> My initial guess is that the physical connection is not
> adequate for Fast
> Ethernet.  But its 10 feet from the switch to the server.  Is
> it possible
> that a straight through patch cable is not adequate because
> it doesn't
> use 2 pair for 1 2 3 and 6?  Any other ideas?  I have tried
> letting one
> or the other side autosense, and I've tried forcing both
> sides to agree
> on speed and duplex.  

> tia
> anand

> Anand Modak        WAN Engineer        Montgomery County
> Public Schools
> 850 Hungerford Dr, Rockville MD 20850  (301)517-8233  


 
 
 

Speed/Duplex Paradox - Fast is Slow & Slow is Fast

Post by Anand Moda » Wed, 25 Nov 1998 04:00:00


The switch reports the runts so I assume the server is responsible for
generating them and the switch is detecting them.

BTW - I have tried all combinations of 10/100 half/full duplex set the
same on both ends of the server/switch connection.  I have just had my
cabling guys install patch panels on both ends so if it has to do with
1&2 and 3&6 on 2 twisted pairs of a cat 5 then conforming to patch panel
standards should take care of this for me.

I have a response that the NetFlex NICs are no good... Anybody else have
experience with these?

 thx.
anand.


> Anand,
>  Which device, the switch or the server, are sending the runt packets?
> Rob

> > -----Original Message-----

> > Sent: Tuesday, November 24, 1998 1:34 PM

> > Subject: Speed/Duplex Paradox - Fast is Slow & Slow is Fast

> > I have a Cisco Cat5000 running 3.2.1b.  Plugged into this
> > switch is a Compaq
> > server that has a Netflex 10/100 Autosensing NIC and the
> > latest NIC drivers.
> > The server runs Oracle on NT.  When the server and switch are
> > set to 100Mbit
> > Full Duplex a client connection to the server is very slow.  
> > Switch port
> > stats show a large number of runts.  Sniffer analyzer trace
> > shows lots of
> > retransmissions.

> > Now I set the connection on both sides to 10Mbits Half Duplex
> > and the client
> > zooms along - no runts, few retransmissions.  But although
> > the client runs
> > smoother, strangely enough, an NT backup from this server
> > across the network
> > increases in time from 1 1/2 hours to 4 1/2 hours.

> > My initial guess is that the physical connection is not
> > adequate for Fast
> > Ethernet.  But its 10 feet from the switch to the server.  Is
> > it possible
> > that a straight through patch cable is not adequate because
> > it doesn't
> > use 2 pair for 1 2 3 and 6?  Any other ideas?  I have tried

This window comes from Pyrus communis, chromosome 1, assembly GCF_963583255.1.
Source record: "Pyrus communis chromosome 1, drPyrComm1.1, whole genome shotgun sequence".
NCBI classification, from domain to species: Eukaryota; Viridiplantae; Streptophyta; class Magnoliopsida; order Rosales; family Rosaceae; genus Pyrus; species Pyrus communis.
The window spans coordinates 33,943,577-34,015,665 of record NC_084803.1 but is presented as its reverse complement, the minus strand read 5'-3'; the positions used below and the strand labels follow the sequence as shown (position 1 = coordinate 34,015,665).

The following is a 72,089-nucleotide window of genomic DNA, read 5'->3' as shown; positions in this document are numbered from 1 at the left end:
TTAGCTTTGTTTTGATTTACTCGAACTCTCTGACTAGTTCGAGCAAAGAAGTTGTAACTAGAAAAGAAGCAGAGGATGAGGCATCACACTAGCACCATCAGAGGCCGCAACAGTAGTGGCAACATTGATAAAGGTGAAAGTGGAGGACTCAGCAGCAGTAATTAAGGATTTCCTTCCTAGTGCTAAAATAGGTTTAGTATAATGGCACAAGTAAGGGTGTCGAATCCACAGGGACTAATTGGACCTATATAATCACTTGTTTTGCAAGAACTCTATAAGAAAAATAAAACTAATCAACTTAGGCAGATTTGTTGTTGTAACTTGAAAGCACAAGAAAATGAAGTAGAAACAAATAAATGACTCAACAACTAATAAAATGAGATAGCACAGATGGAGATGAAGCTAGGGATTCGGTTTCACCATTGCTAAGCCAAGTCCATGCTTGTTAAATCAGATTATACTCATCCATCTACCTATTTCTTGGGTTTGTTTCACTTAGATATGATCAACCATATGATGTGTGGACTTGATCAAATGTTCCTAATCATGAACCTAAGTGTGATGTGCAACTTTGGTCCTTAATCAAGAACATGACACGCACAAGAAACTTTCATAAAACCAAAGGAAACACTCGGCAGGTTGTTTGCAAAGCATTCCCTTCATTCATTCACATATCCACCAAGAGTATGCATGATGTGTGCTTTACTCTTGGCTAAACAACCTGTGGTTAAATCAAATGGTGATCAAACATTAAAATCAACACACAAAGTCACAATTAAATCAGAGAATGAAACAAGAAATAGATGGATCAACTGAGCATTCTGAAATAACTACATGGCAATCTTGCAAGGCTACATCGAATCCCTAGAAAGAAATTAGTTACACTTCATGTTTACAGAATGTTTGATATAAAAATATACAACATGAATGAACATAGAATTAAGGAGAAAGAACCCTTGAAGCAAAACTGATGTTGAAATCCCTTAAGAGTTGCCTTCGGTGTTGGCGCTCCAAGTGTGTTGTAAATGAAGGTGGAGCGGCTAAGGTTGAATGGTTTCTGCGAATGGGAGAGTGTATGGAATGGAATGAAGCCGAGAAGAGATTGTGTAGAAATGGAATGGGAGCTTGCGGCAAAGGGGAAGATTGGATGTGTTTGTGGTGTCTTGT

> > letting one
> > or the other side autosense, and I've tried forcing both
> > sides to agree
> > on speed and duplex.  

> > tia
> > anand

> > Anand Modak        WAN Engineer        Montgomery County
> > Public Schools
> > 850 Hungerford Dr, Rockville MD 20850  (301)517-8233  


Anand Modak        WAN Engineer        Montgomery County Public Schools

 
 
 

Speed/Duplex Paradox - Fast is Slow & Slow is Fast

Post by Scott Renne » Thu, 26 Nov 1998 04:00:00


I would verify that you are using a Cat 5 cable, and replace it just the
same.  I have also had problems with the NetFlex 10/100 cards.  Setting
both sides (switch port and card) to 100 Full Duplex, has fixed this
problem for me in the past

Scott


> I have a Cisco Cat5000 running 3.2.1b.  Plugged into this switch is a Compaq
> server that has a Netflex 10/100 Autosensing NIC and the latest NIC drivers.
> The server runs Oracle on NT.  When the server and switch are set to 100Mbit
> Full Duplex a client connection to the server is very slow.  Switch port
> stats show a large number of runts.  Sniffer analyzer trace shows lots of
> retransmissions.

> Now I set the connection on both sides to 10Mbits Half Duplex and the client
> zooms along - no runts, few retransmissions.  But although the client runs
> smoother, strangely enough, an NT backup from this server across the network
> increases in time from 1 1/2 hours to 4 1/2 hours.

> My initial guess is that the physical connection is not adequate for Fast
> Ethernet.  But its 10 feet from the switch to the server.  Is it possible
> that a straight through patch cable is not adequate because it doesn't
> use 2 pair for 1 2 3 and 6?  Any other ideas?  I have tried letting one
> or the other side autosense, and I've tried forcing both sides to agree
> on speed and duplex.

> tia
> anand

> Anand Modak        WAN Engineer        Montgomery County Public Schools


 
 
 

Speed/Duplex Paradox - Fast is Slow & Slow is Fast

Post by coredu » Thu, 26 Nov 1998 04:00:00


We had performance problems trying to get 100 Full Duplex, but
updating the NT drivers did the trick (to what, I don't know - I
support the switch, not the server).

I don't like the cards though - I've seen much better performance and
reliability from Intel NICs.

Bob.


>I have a Cisco Cat5000 running 3.2.1b.  Plugged into this switch is a Compaq
>server that has a Netflex 10/100 Autosensing NIC and the latest NIC drivers.
>The server runs Oracle on NT.  When the server and switch are set to 100Mbit
>Full Duplex a client connection to the server is very slow.  Switch port
>stats show a large number of runts.  Sniffer analyzer trace shows lots of
>retransmissions.

>Now I set the connection on both sides to 10Mbits Half Duplex and the client
>zooms along - no runts, few retransmissions.  But although the client runs